The Macabebes, even until now, really take pride in the role these mercenaries played in the Spanish-American War, World War I, and World War II. An interview conducted by this writer with a former high school principal of the San Miguel Academy in the town of Masantol revealed that the Masantoleņos are proud about the exploits of the Macabebe scouts. The principal, however, is alarmed by the negative consequences generated by the unfair representation of the Macabebe scouts in high school textbooks. [15]

3. Aguinaldo's Capture

At the start of February 1901, the United States forces in Northern Luzon focused on the capture of General Emilio Aguinaldo y Famy, the "most prominent" figure of the Philippine struggle for freedom against the American oppressors. The capture was led by General Frederick Funston of the 20th Kansas Infantry of the United States.

General Frederick Funston

Frederick Funston was born in Ohio in 1865 and was raised in Kansas. After his stay in the University of Kansas, he was employed as newspaper reporter, coffee planter in Central America, and a special agent of the US Department of Agriculture. As a special agent of Department of Agriculture, he was taken to places like Death Valley and Alaska. [16]

While in New York in early 1896, Funston volunteered in the American war against the Spanish troops in Cuba. He enlisted as an artillery officer despite his lack of knowledge about artillery. He trained himself for a period of 7 days in an attic where he read a manual of instructions with a small artillery in his hands. [17]

In August 1896, he went to Cuba. He survived four major battles and a lot of smaller skirmishes. Funston's war experiences in Cuba taught him much about strategy and tactics in guerilla warfare. [18] He was eventually promoted to Lieutenant Colonel in less than two years in the service.

When the US declared war against Spain, Funston was appointed to lead the 20th Kansas Volunteer Infantry. The unit went to Tampa for debriefing by Major General William Shafter, who commanded the US Forces which was set to invade Cuba. Upon the unit's arrival at Tampa, they received cold reception from the Regular Army Officers. [19]

In November 30, 1898, Funston's group was shipped out of Tampa to the Philippines. During this time, hostilities and fighting were greatly reduced. Funston's group was assigned to guard and occupy Manila. The unit, for months, did not engage in any fight. Funston planned to go back to America, however, he changed his mind at the outbreak of the rebellion organized by Emilio Aguinaldo. Funston won several battles against the rebels. In fact, he was awarded a Medal of Honor for his bravery in the Battle of Calumpit, Bulacan. Subsequently, upon the recommendation of Gen. Arthur MacArthur, Funston was promoted to Brigadier General of Volunteers. [20]

Funston and his unit went back to America in September 1899; but in December he returned to the Philippines and was assigned to command the US Forces in the 4th District of Luzon. By this time, conventional warfare gave way to guerilla operations. [21] Funston's war experiences in Cuba helped him so much in his counterinsurgency campaigns against the Filipino rebels. The rebels' strength gradually diminished. Funston's unit was able to destroy supplies and armories. He was able to establish a very reliable intelligence network. However, the elusive group of Aguinaldo remained at large. Funston was motivated to capture Aguinaldo to put the insurgency to closure. [22]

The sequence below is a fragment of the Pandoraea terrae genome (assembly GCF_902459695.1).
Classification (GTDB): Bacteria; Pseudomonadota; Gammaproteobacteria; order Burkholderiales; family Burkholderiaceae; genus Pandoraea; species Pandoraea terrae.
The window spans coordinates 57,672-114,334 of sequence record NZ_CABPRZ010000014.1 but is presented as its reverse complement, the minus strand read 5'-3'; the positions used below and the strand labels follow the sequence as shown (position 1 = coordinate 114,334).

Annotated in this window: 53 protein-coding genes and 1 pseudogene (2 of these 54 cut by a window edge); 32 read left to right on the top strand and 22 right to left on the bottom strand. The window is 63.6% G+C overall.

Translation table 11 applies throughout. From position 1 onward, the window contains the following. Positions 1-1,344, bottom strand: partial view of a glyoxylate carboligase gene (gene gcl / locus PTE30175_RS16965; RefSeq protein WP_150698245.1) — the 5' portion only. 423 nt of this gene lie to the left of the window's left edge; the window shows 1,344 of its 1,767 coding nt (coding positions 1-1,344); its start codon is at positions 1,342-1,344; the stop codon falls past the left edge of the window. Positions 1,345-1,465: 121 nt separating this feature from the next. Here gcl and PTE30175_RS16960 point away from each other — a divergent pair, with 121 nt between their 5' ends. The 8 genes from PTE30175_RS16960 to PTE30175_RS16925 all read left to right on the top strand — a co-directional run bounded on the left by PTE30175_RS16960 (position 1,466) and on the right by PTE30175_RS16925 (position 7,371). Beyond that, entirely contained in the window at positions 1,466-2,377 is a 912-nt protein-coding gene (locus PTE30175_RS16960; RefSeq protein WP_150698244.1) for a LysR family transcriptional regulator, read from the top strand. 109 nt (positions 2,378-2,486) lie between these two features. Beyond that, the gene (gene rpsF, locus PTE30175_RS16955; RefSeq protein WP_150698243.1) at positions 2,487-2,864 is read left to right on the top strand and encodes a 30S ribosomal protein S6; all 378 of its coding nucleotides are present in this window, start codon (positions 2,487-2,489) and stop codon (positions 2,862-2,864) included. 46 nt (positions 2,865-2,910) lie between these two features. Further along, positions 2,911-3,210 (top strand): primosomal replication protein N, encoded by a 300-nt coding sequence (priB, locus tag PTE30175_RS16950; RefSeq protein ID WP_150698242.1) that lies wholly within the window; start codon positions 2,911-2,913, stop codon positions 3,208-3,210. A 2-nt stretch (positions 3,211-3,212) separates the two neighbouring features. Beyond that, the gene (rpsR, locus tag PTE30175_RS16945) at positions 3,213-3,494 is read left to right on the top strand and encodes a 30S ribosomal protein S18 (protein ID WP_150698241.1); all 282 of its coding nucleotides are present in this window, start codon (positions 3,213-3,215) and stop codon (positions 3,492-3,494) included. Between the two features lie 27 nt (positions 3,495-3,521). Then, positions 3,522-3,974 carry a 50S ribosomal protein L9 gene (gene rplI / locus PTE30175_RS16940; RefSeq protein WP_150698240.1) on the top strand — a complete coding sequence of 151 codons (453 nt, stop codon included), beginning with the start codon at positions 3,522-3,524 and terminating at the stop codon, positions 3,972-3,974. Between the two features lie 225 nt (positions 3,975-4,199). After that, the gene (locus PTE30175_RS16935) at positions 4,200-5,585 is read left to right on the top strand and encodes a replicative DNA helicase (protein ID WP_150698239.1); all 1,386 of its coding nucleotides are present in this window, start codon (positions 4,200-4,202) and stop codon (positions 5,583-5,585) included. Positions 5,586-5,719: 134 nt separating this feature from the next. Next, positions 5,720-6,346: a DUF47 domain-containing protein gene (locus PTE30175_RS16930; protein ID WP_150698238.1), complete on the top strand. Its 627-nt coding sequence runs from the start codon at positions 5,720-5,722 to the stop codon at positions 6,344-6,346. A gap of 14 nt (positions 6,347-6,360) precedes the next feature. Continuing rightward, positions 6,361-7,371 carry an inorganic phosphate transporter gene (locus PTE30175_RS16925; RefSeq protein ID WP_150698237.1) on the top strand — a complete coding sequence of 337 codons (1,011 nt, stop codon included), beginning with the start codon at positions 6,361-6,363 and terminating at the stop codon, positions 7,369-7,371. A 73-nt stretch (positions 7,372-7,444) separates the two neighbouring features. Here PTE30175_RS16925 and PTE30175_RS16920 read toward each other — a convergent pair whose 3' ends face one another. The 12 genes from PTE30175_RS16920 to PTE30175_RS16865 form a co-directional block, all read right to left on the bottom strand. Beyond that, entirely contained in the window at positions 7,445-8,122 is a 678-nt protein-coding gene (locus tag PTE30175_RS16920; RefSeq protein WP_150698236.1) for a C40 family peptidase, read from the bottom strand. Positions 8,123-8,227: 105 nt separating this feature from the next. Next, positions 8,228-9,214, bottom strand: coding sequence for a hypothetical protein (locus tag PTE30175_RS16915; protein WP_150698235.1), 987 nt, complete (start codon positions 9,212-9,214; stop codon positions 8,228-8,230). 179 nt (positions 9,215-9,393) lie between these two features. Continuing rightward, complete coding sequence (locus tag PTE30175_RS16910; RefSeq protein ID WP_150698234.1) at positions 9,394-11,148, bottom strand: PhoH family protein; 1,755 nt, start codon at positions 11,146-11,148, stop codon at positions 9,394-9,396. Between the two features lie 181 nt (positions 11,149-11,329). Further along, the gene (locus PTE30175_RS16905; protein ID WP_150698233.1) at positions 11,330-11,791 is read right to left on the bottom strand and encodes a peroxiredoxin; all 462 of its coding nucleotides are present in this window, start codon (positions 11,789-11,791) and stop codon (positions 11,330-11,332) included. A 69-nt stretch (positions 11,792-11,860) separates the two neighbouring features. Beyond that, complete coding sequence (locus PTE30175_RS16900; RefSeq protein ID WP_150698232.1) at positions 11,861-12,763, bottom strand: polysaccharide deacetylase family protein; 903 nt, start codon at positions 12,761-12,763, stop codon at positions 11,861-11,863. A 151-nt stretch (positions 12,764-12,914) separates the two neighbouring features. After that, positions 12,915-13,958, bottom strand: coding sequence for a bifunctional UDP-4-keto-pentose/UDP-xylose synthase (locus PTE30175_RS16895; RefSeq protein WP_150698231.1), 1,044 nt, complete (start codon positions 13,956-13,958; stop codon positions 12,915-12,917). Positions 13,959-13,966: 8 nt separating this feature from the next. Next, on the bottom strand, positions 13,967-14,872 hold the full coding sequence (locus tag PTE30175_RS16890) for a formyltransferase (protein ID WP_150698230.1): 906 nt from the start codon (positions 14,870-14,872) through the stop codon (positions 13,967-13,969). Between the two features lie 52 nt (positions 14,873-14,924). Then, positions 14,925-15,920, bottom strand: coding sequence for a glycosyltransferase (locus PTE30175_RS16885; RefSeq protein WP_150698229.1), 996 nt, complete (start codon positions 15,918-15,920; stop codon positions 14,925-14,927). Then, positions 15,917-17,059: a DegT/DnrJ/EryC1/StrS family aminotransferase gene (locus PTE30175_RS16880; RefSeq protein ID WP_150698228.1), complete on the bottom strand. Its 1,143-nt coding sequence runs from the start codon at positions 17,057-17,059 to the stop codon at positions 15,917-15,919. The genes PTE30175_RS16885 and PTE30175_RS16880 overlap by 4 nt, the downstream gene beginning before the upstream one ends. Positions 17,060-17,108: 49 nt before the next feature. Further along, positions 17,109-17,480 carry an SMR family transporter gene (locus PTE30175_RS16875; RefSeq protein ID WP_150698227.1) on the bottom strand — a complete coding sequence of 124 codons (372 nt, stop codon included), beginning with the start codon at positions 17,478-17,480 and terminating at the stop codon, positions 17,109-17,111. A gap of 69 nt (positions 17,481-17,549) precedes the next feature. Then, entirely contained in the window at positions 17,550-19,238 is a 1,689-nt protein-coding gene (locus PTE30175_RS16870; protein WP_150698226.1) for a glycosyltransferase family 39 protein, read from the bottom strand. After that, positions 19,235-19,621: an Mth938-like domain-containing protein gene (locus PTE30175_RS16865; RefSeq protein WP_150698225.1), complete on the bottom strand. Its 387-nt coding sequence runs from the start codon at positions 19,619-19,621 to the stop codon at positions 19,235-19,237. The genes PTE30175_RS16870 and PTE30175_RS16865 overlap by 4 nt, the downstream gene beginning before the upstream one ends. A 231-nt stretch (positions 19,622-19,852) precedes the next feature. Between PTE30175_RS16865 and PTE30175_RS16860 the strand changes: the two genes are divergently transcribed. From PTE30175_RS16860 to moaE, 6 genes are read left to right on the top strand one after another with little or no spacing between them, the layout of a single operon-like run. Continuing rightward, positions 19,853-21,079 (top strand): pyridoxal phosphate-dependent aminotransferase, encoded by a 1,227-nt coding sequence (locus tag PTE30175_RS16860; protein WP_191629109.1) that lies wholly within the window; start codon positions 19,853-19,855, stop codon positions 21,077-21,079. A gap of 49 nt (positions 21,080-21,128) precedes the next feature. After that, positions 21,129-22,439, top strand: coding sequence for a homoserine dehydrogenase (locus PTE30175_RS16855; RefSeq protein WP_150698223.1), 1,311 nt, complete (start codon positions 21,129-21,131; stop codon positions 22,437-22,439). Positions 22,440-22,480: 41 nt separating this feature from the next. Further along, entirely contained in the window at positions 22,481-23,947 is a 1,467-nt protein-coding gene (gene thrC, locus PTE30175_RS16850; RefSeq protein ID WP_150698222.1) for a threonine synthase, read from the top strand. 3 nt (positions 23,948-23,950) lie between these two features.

Cecilio Segismundo provides the clue

Early in February 1901, without the knowledge of Aguinaldo, Lieutenant James D. Taylor secured the surrender of several guerillas. One of these guerillas admitted to have met the Aguinaldos in Palanan, Isabela in December 1900. The unnamed guerilla brought in another rebel, a close officer of the Supremo, by the name of Cecilio Segismundo. Segismundo surrendered enciphered documents and correspondence from Aguinaldo to other rebel leaders. Lieutenant Taylor, on February 10, sent these documents to his commander, Gen. Funston. In just two days, Funston decoded the messages. He discovered that Aguinaldo was requesting other rebel leaders to provide his contingent with reinforcement of 400 men.

Segismundo was a native of Dupax, Nueva Viscaya. He served as a member of the constabulary during the Spanish period in Manila. Later, during the insurgency, he became a corporal under the command of Major Nazario Alhambra. He was, at the time of his betrayal of the rebellion, the official courier to El Presidente Emilio Aguinaldo.

The Province of Nueva Viscaya justified what seemed to be a betrayal by Segismundo in an article it posted on www.newvizcaya.tripod.com.

According to the article:

"Segismundo's tale explained his general dishevelment. A small party of insurgents consisting of Segismundo, one sergeant, and four privates had made a punishing trek, traveling in a generally southwest direction for nearly one month through unforgiving mountains and jungles without adequate supplies or civilian support. They had attempted to slip around the American patrols at the garrisoned Pacific coastal village of Baler, but, characteristic of the bad luck that had plagued them throughout the journey, they had strayed into an ambush by an American scouting party on the Plain of Tuntunin, near Baler. Two of them were killed. The survivors ran out of food, became desperate, and clambered through a high mountain pass through the Sierra until they finally came down onto the Central." [23]